In line with Article 50(2) of the TEU, the European Council issued Guidelines for the negotiations on 29 April 2017[12], setting a phased approach for the negotiations: a first phase aiming at providing clarity and legal certainty and at settling the disentanglement of the UK from the EU. The European Council stated its intention to monitor progress closely and determine when sufficient progress had been made to proceed to the next phase of the negotiations, dealing with preliminary and preparatory discussions on the framework for a future relationship.

 

The negotiations between the EU and the UK started on 19 June 2017, with the EU represented by Michel Barnier, the EU’s Chief Negotiator, and the UK represented by David Davis, Secretary of State for Exiting the European Union.

 

A Joint Report on progress during phase 1 of the negotiations was issued by the negotiators of the EU and the UK Government on 8 December 2017, in which the negotiators jointly stated that an agreement in principle had been reached across the three areas under consideration in the first phase of negotiations: protecting the rights of EU citizens in the UK and UK citizens in the EU, the framework for addressing the unique circumstances in Northern Ireland, and the financial settlement.

 

On 15 December 2017, the European Council decided that sufficient progress had been made to move to the second phase related to transitional arrangements and the overall understanding on the framework for the future relationship, and issued supplementing Guidelines. The European Council emphasised that the negotiations in the second phase could only progress if the commitments made during the first phase had been respected in full and translated faithfully into legal terms.

 

Further Guidelines regarding the opening of negotiations on the overall understanding of the framework for the future relationship were defined by the European Council on 23 March 2018, to be elaborated in a political declaration accompanying and referred to in the WA.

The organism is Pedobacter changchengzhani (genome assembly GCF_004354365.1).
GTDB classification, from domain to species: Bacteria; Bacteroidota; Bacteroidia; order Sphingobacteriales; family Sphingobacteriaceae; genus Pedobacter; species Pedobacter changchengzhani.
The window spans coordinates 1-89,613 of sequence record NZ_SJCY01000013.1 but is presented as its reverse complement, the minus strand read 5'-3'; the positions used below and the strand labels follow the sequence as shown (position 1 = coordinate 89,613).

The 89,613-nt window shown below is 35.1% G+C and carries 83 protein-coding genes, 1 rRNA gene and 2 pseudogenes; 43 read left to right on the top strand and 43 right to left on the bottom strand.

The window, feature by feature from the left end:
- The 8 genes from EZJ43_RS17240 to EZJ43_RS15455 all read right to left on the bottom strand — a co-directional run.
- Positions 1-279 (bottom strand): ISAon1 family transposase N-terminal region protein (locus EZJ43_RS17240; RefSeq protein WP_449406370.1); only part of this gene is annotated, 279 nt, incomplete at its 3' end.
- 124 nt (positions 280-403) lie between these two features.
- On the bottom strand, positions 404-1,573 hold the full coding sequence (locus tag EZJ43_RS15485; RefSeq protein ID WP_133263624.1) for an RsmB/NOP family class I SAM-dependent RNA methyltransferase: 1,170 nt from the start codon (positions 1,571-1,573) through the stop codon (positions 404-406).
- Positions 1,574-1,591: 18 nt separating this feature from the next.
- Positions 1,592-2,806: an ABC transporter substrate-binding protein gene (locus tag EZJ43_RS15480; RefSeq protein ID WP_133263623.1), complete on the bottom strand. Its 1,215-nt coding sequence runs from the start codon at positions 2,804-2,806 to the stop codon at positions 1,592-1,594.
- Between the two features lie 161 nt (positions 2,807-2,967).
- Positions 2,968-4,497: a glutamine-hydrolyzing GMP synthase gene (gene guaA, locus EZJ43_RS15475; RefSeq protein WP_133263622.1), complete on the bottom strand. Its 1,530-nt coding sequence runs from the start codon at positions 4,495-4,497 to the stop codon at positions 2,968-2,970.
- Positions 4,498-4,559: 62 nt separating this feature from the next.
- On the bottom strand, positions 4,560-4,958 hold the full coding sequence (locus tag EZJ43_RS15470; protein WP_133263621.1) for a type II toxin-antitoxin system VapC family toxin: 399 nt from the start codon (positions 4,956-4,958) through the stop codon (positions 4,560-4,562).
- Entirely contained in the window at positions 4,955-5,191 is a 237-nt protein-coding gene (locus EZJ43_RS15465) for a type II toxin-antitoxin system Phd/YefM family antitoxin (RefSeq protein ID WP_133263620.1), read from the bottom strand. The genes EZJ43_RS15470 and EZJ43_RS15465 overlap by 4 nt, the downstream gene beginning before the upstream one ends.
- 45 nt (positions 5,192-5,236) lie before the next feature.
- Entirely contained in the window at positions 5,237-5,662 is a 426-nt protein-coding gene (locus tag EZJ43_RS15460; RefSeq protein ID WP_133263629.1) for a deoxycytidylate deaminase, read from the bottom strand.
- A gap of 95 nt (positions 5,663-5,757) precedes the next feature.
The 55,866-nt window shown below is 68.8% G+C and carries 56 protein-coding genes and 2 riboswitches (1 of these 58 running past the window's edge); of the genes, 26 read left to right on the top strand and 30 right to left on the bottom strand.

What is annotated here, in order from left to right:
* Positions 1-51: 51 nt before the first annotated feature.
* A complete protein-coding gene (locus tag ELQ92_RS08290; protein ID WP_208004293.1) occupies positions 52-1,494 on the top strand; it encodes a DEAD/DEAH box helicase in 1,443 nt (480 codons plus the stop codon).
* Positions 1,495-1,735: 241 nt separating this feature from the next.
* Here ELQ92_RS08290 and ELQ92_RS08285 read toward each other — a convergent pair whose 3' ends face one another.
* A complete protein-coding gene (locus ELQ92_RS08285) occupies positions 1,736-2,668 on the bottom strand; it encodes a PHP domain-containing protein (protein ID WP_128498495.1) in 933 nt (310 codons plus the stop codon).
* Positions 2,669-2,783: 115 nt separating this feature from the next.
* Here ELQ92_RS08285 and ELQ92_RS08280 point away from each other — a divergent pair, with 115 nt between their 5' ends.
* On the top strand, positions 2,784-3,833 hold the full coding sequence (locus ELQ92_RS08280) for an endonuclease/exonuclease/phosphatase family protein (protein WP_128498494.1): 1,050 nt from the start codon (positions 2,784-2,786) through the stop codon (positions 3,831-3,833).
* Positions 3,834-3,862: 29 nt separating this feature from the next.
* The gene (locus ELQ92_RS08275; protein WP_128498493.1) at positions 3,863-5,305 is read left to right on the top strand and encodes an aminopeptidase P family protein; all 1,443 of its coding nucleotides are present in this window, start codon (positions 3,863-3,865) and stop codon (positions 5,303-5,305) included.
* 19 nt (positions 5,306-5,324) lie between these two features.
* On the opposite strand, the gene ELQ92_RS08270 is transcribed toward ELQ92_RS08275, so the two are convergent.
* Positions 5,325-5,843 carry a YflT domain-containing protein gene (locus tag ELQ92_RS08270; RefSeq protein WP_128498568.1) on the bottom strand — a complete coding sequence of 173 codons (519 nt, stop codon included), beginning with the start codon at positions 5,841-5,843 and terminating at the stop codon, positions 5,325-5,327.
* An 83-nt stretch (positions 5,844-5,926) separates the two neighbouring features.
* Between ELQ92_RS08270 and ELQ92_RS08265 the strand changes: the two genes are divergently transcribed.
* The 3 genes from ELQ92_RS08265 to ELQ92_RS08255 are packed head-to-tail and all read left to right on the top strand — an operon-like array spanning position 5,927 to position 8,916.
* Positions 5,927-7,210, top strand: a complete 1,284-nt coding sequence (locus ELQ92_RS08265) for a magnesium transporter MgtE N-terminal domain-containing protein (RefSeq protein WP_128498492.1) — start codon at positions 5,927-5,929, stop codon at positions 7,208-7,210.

After six rounds of negotiations and other meetings at negotiator and technical level, a draft agreement on the withdrawal of the UK from the EU was agreed at negotiators’ level on 14 November 2018. The draft political declaration setting out the framework for the future relationship between the EU and the UK that was agreed at negotiator level and agreed in principle at political level was sent by the European Council President to the EU-27 Member States on 22 November 2018. Finally, on 25 November 2018, the EU-27 leaders endorsed the WA and approved the political declaration.

 

On that date, the European Council asked the Commission, the European Parliament and the Council to take the necessary steps to ensure that the agreement could enter into force on 30 March 2019, so as to provide for an orderly withdrawal of the UK.

 

On 11 January 2019, the Council adopted Decision (EU) 2019/274[13] on the signing of the WA, as well as a draft decision on the conclusion of the Agreement on the withdrawal of the United Kingdom of Great Britain and Northern Ireland from the European Union and the European Atomic Energy Community, which was announced in plenary on 30 January 2019.